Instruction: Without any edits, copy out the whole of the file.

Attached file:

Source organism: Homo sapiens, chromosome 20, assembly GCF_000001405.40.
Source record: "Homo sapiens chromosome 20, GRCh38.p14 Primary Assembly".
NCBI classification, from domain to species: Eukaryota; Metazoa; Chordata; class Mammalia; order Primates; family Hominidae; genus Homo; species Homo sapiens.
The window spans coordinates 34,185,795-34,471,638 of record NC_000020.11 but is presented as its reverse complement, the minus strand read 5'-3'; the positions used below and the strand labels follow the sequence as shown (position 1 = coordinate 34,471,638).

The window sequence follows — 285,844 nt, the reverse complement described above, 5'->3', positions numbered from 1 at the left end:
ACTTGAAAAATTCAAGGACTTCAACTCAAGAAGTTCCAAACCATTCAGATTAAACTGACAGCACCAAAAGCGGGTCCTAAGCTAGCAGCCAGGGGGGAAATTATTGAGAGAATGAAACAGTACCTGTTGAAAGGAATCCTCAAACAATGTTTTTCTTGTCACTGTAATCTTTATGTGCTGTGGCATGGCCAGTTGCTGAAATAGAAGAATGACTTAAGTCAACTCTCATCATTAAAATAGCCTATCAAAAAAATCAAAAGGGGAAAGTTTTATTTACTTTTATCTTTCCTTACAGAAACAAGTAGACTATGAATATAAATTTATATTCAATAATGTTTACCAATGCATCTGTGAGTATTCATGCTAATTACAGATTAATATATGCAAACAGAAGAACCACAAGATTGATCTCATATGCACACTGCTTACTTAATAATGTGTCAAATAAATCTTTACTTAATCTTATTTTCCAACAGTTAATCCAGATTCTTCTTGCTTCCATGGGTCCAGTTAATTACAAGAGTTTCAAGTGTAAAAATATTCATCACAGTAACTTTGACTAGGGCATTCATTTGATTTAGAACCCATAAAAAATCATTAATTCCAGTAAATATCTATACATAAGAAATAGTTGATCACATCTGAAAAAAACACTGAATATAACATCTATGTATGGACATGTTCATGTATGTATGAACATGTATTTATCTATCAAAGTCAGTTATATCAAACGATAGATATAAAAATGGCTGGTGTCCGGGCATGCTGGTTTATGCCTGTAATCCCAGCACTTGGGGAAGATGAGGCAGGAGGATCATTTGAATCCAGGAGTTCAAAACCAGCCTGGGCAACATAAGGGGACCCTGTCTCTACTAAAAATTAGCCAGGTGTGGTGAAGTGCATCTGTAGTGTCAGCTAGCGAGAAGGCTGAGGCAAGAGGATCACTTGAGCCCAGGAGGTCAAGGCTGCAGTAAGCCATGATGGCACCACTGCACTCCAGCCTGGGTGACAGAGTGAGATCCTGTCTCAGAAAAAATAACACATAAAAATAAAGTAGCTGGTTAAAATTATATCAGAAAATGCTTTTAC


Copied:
Source organism: Homo sapiens, chromosome 20, assembly GCF_000001405.40.
Source record: "Homo sapiens chromosome 20, GRCh38.p14 Primary Assembly".
NCBI classification, from domain to species: Eukaryota; Metazoa; Chordata; class Mammalia; order Primates; family Hominidae; genus Homo; species Homo sapiens.
The window spans coordinates 34,185,795-34,471,638 of record NC_000020.11 but is presented as its reverse complement, the minus strand read 5'-3'; the positions used below and the strand labels follow the sequence as shown (position 1 = coordinate 34,471,638).

The window sequence follows — 285,844 nt, the reverse complement described above, 5'->3', positions numbered from 1 at the left end:
ACTTGAAAAATTCAAGGACTTCAACTCAAGAAGTTCCAAACCATTCAGATTAAACTGACAGCACCAAAAGCGGGTCCTAAGCTAGCAGCCAGGGGGGAAATTATTGAGAGAATGAAACAGTACCTGTTGAAAGGAATCCTCAAACAATGTTTTTCTTGTCACTGTAATCTTTATGTGCTGTGGCATGGCCAGTTGCTGAAATAGAAGAATGACTTAAGTCAACTCTCATCATTAAAATAGCCTATCAAAAAAATCAAAAGGGGAAAGTTTTATTTACTTTTATCTTTCCTTACAGAAACAAGTAGACTATGAATATAAATTTATATTCAATAATGTTTACCAATGCATCTGTGAGTATTCATGCTAATTACAGATTAATATATGCAAACAGAAGAACCACAAGATTGATCTCATATGCACACTGCTTACTTAATAATGTGTCAAATAAATCTTTACTTAATCTTATTTTCCAACAGTTAATCCAGATTCTTCTTGCTTCCATGGGTCCAGTTAATTACAAGAGTTTCAAGTGTAAAAATATTCATCACAGTAACTTTGACTAGGGCATTCATTTGATTTAGAACCCATAAAAAATCATTAATTCCAGTAAATATCTATACATAAGAAATAGTTGATCACATCTGAAAAAAACACTGAATATAACATCTATGTATGGACATGTTCATGTATGTATGAACATGTATTTATCTATCAAAGTCAGTTATATCAAACGATAGATATAAAAATGGCTGGTGTCCGGGCATGCTGGTTTATGCCTGTAATCCCAGCACTTGGGGAAGATGAGGCAGGAGGATCATTTGAATCCAGGAGTTCAAAACCAGCCTGGGCAACATAAGGGGACCCTGTCTCTACTAAAAATTAGCCAGGTGTGGTGAAGTGCATCTGTAGTGTCAGCTAGCGAGAAGGCTGAGGCAAGAGGATCACTTGAGCCCAGGAGGTCAAGGCTGCAGTAAGCCATGATGGCACCACTGCACTCCAGCCTGGGTGACAGAGTGAGATCCTGTCTCAGAAAAAATAACACATAAAAATAAAGTAGCTGGTTAAAATTATATCAGAAAATGCTTTTAC